Development with Eclipse
A graphical OpenMoko application is a gnome-based X application. Hence it is usually easy to build, run and debug it as program for the desktop computer, uploading to the mobile phone only for the final stage of debugging. Even from the mobile phone, it is possible execute the program on the phone and still use the screen, mouse and keyboard of the desktop computer to observe its work. This article describes instructions for Debian, but they will likely work with any non broken Linux distribution.
Eclipse recently has the C/C++ development plug-in. You will need the recent Eclipse, this plug-in and you may need to upgrade the GTK development packages. The easiest way to get the simple application running is to create the managed C project and add `pkg-config --cflags --libs gtk+-2.0` both to the compiler options and to linker flags. After that, go to GTK tutorial and try, using it, to compose a simple application.
This approach not only shortens development cycle from minutes to seconds, but also allows to use the Eclipse debugger for C development, stepping through the code and watching variables.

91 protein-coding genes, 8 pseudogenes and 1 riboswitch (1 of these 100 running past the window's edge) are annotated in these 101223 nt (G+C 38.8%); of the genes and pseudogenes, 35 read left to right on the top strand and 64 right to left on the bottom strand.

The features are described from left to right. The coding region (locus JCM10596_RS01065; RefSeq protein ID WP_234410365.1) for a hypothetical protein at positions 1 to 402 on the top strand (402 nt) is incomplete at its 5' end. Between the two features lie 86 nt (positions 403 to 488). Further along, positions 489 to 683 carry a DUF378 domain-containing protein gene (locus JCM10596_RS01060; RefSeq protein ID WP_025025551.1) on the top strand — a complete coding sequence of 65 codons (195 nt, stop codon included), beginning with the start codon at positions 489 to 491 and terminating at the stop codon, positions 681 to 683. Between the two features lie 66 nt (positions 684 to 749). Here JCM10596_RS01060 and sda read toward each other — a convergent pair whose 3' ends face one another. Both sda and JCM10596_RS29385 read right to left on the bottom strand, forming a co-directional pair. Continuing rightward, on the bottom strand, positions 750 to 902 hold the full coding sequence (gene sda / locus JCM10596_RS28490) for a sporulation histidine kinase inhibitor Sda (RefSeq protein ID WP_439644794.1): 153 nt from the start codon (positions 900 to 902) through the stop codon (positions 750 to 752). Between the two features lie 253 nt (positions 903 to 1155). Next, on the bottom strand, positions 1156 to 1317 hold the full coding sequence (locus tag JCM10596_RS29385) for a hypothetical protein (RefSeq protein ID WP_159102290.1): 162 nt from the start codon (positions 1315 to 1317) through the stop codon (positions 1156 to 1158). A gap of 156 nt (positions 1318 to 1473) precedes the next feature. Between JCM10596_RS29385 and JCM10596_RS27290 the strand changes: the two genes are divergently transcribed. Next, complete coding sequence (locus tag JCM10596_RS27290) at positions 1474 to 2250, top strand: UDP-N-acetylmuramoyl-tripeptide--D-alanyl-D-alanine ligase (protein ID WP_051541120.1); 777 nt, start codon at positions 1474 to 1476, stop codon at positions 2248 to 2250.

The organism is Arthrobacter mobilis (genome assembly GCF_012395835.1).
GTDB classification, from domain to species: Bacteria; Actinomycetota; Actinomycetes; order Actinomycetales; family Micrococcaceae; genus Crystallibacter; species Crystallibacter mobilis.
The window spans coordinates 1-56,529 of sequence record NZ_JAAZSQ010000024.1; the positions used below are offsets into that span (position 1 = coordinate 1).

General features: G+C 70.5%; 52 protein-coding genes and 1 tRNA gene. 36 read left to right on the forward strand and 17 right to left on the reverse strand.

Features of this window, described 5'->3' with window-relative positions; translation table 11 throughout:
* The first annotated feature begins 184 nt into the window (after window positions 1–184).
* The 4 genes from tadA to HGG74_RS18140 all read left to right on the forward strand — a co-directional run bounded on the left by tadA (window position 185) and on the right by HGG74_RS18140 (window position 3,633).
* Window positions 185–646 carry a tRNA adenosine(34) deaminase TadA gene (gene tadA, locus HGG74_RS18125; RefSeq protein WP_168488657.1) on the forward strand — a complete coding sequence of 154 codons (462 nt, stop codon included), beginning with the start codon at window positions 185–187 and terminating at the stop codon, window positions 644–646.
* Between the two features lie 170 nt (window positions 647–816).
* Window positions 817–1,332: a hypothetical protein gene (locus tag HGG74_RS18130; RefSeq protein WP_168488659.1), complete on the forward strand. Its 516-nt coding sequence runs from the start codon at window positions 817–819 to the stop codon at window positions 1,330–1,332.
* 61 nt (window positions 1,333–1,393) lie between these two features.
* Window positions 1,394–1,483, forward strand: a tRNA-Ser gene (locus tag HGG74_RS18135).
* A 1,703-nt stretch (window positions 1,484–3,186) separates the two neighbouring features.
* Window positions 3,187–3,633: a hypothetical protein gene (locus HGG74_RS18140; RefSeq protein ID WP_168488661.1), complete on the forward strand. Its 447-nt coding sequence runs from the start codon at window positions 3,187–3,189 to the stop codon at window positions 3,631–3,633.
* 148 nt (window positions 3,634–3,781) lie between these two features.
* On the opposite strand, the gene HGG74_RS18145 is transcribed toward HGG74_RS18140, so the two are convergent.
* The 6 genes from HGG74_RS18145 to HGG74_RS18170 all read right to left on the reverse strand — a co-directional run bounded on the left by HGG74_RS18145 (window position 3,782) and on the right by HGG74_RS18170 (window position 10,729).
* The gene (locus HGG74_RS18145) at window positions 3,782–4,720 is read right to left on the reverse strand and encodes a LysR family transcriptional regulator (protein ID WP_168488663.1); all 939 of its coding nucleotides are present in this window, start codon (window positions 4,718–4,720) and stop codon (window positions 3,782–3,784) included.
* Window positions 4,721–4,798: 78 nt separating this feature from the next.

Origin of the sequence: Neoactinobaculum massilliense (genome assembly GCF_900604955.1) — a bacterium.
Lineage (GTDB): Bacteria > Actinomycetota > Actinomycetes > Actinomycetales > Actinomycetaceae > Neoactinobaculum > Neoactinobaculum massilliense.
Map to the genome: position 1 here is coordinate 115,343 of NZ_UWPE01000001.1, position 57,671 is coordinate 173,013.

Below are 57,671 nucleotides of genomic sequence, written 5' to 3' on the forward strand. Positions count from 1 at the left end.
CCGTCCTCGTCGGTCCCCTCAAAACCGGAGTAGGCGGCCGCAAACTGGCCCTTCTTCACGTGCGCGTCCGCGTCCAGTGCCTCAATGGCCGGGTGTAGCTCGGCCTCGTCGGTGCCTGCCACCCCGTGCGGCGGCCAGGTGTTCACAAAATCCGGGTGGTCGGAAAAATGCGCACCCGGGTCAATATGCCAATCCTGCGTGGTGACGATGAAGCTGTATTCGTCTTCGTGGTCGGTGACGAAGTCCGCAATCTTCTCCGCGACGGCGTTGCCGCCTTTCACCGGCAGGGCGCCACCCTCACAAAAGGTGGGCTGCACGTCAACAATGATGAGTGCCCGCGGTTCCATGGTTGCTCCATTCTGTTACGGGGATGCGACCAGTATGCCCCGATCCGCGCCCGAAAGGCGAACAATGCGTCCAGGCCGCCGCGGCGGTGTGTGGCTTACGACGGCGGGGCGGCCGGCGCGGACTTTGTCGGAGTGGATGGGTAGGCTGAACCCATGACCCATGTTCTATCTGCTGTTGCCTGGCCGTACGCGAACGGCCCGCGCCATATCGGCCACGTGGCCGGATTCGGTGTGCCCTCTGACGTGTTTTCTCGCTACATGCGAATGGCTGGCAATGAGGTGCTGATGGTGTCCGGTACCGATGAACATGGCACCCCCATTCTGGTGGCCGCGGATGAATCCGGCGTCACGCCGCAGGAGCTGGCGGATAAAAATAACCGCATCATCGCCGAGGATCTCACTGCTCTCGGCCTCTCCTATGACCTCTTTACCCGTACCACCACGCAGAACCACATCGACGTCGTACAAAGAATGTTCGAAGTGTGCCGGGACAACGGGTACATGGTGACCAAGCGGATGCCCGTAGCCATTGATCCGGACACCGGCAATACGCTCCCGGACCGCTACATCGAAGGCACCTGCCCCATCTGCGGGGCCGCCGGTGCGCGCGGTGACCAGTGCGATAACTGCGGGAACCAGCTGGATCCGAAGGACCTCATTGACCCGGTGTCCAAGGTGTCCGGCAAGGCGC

The executable for the mobile phone can usually be produced from the same source files using the OpenMoko toolchain. As all surroundings of these files for Eclipse and OpenMoko project are not the same, the most straightforward approach is just to set two development environments and put the symbolic links of the source files into the OpenMoko project directory.
After producing the OpenMoko executable, it may be reasonable to try it via X, using the keyboard, mouse and screen of the desktop computer. All you need is to use the -X option in the ssh command when you log in into the connected mobile phone. After that, you should be able to run the application inside the phone but have its X window on a screen of the desktop machine. This way you can check the actual execution speed and have access to the mobile phone devices that are not present on PC.
Eclipse allows to add the custom builder to the project. These builders can be either Ant scripts or the executable shell scripts. These possibilities can be used to force the OpenMoko toolchain to produce the phone executable without leaving the Eclipse IDE.